Another win for bigger structures, is Kamp C’s two-story house in Belgium. The company used the largest 3D printer in Europe to assemble the one-piece, 90-square-meter house in just three weeks. Recent projects indicate that the industry is expanding its horizons and veering towards larger-scale buildings that suit the rising housing needs around the world. 

Outside of Europe the largest 3D printed building project in the US is currently underway. The 4,000 square foot, two story 3D printed house by PERI and CIVE in Houston, Texas showcases the possibilities of 3D printing technology, mass customization, and design solutions that integrate conventional construction methods. We should expect to see more of these projects in 2023.

The largest 3D printed building project underway in Texas. Image courtesy of COBOD.

On this topic, we should also talk about modular printing. This increasingly popular construction technique brings time-saving possibilities to the industry, as parts can be quickly manufactured off-site and transported to each location. Modular homes are 15% cheaper to build and energy-efficient thanks to their insulating capabilities. Additionally, as manufacturers only make the exact number of parts they need, there’s barely any waste involved in the building process. This lowers costs and improves sustainability and return on investment. Ergo, applying 3DP technology to modular homes will only increase these benefits.

The global affordable housing crisis is affecting how people build and purchase homes. The next challenge for modular printing is expanding upwards rather than sideways by building multi-story structures that yield the same cost-effective benefits as single-story 3D printed homes.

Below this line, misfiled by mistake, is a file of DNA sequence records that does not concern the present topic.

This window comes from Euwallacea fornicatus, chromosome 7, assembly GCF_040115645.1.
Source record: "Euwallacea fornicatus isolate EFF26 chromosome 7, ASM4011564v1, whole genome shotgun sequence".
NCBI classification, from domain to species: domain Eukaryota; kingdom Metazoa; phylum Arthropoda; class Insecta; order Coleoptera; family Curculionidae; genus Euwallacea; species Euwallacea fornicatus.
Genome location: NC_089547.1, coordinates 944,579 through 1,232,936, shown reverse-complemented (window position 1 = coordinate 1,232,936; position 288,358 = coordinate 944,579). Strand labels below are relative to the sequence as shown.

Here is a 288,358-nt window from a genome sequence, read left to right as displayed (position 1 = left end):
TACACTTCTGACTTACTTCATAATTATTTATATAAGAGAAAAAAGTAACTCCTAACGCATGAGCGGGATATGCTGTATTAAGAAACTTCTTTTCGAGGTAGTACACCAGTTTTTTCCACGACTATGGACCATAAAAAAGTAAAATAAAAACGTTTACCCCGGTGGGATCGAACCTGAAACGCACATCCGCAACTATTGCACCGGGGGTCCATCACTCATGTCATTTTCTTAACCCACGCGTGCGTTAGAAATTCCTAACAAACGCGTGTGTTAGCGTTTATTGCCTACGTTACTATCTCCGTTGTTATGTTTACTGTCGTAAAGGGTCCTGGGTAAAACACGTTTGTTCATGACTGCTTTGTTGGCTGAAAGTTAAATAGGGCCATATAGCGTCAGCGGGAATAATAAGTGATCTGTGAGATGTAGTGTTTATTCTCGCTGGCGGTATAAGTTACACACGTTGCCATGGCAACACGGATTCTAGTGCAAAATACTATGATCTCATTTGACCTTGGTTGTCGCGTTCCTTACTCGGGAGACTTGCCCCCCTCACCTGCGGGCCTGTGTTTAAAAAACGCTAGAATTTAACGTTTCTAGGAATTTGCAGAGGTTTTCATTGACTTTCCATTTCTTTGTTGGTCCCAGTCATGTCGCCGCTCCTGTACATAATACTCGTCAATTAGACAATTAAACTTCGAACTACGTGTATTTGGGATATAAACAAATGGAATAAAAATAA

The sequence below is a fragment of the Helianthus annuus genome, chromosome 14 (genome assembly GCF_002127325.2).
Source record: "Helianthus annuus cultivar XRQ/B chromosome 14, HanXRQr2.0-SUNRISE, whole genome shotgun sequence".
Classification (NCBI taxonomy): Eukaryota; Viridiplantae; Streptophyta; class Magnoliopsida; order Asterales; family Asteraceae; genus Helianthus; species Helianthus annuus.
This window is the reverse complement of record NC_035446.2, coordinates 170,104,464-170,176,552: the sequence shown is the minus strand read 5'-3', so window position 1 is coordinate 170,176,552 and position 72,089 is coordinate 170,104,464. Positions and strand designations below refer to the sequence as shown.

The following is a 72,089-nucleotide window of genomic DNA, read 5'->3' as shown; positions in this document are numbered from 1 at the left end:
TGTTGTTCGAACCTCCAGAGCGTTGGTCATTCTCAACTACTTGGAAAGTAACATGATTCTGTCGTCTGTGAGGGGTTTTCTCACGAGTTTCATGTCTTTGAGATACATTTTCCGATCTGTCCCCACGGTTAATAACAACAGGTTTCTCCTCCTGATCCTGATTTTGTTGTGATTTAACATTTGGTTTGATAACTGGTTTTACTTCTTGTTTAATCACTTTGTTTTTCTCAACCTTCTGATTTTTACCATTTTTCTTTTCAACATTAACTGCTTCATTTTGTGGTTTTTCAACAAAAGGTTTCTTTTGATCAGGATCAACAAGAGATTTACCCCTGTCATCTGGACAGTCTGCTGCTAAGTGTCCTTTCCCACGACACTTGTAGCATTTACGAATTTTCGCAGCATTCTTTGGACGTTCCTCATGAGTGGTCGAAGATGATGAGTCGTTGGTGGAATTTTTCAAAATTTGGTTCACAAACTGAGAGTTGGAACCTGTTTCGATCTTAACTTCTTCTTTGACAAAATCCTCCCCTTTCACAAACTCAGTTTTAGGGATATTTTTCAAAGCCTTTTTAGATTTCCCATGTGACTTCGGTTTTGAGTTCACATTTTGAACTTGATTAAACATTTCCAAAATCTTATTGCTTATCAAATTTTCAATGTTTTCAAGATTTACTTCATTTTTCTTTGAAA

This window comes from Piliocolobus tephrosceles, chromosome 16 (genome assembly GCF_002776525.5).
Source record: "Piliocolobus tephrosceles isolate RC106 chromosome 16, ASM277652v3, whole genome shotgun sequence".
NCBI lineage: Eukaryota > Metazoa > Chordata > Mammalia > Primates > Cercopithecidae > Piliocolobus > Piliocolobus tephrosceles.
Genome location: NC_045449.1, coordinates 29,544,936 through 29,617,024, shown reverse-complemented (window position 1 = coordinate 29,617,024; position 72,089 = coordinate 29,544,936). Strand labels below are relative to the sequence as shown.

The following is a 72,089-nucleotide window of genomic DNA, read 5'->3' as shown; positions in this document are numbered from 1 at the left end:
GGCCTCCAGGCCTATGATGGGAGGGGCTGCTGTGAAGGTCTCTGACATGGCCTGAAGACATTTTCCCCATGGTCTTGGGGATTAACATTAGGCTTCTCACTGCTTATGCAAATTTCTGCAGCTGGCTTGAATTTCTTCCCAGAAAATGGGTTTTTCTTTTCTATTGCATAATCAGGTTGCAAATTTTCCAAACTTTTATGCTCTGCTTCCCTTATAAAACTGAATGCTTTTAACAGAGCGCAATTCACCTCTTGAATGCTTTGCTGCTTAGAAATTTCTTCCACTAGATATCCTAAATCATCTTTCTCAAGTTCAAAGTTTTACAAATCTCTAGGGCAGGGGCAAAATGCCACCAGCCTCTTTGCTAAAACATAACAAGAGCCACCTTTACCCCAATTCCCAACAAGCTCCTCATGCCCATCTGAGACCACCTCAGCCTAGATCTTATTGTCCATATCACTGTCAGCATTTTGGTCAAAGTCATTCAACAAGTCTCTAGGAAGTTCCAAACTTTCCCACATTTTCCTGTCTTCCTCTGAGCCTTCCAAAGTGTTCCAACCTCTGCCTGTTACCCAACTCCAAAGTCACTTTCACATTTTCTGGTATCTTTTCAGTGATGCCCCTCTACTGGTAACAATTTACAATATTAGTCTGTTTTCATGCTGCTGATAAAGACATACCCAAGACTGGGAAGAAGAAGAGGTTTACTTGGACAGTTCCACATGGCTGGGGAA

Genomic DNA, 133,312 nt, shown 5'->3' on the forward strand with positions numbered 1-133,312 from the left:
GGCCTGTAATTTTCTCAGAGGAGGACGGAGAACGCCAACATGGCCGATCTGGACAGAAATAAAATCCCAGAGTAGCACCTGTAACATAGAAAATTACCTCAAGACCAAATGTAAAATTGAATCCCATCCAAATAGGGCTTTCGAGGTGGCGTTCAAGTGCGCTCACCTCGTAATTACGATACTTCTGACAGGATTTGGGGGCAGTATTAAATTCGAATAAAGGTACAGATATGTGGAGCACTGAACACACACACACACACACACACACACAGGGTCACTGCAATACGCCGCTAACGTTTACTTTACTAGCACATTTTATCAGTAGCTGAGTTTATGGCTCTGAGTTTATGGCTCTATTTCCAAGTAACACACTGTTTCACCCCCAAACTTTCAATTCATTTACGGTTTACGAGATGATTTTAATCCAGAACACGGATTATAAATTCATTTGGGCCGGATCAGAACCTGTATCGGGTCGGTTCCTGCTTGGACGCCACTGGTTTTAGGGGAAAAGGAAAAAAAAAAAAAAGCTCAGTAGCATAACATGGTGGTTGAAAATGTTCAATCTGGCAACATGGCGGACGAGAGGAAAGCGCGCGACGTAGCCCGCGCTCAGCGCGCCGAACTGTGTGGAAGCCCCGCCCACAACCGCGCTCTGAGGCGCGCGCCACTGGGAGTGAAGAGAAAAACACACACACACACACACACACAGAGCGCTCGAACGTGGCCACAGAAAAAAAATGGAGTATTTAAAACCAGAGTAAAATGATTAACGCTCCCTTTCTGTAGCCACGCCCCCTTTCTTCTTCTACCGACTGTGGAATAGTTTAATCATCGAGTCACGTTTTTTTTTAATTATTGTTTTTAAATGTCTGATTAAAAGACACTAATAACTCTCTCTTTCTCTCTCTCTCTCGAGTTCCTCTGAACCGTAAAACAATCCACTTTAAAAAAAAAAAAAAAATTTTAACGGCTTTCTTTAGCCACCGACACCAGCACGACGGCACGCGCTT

Improvement of Building Codes

In 2021, the International Residential Code (IRC) introduced an appendix for 3DP, laying the groundwork for the industry’s building codes. Every project must be approved by the safety agency UL Solutions and comply with a small set of design rules. This is a great starting point, but as more 3DP projects take place next year, these novel regulations will become integrated and more commonplace within the industry.

In the past, issue permits for 3DP structures took a long time to receive since not all construction authorities and officials because of the scarcity of 3DP assignments and the technology. This means visionary projects still hit walls that stall the industry’s progress. The prediction in 2023 is that the limited reference to 3DP in the 2021 IRC appendix will expand and include more specific regulations that don’t leave authorities and manufacturers in confusing and inefficient grey zones.

With 2022 being a seminal year for robust and realistic 3DP structures, 2023 will bring these housing projects closer to the mainstream. Expanding regulations, flexible and sustainable cement mixes, and larger-scale buildings will help mitigate the global housing crisis. The traditional construction sphere should invest in these new efforts to improve production times and bring their operations closer to the industry’s future.

About the Author

Ibon Iribar, Investment & Open Innovation Advisor at CEMEX Ventures, deeply explores and analyses advanced technologies for the construction industry and helps identify investment and business development opportunities with new startups, projects, and entities of the construction technology ecosystem across multiple markets. Ibon leads the efforts for the biggest challenge for construction startups, Construction Startup Competition, and works year-round seeking the most innovative and promising solutions to invest in or collaborate with, supporting startups´ development and their growth within the built environment.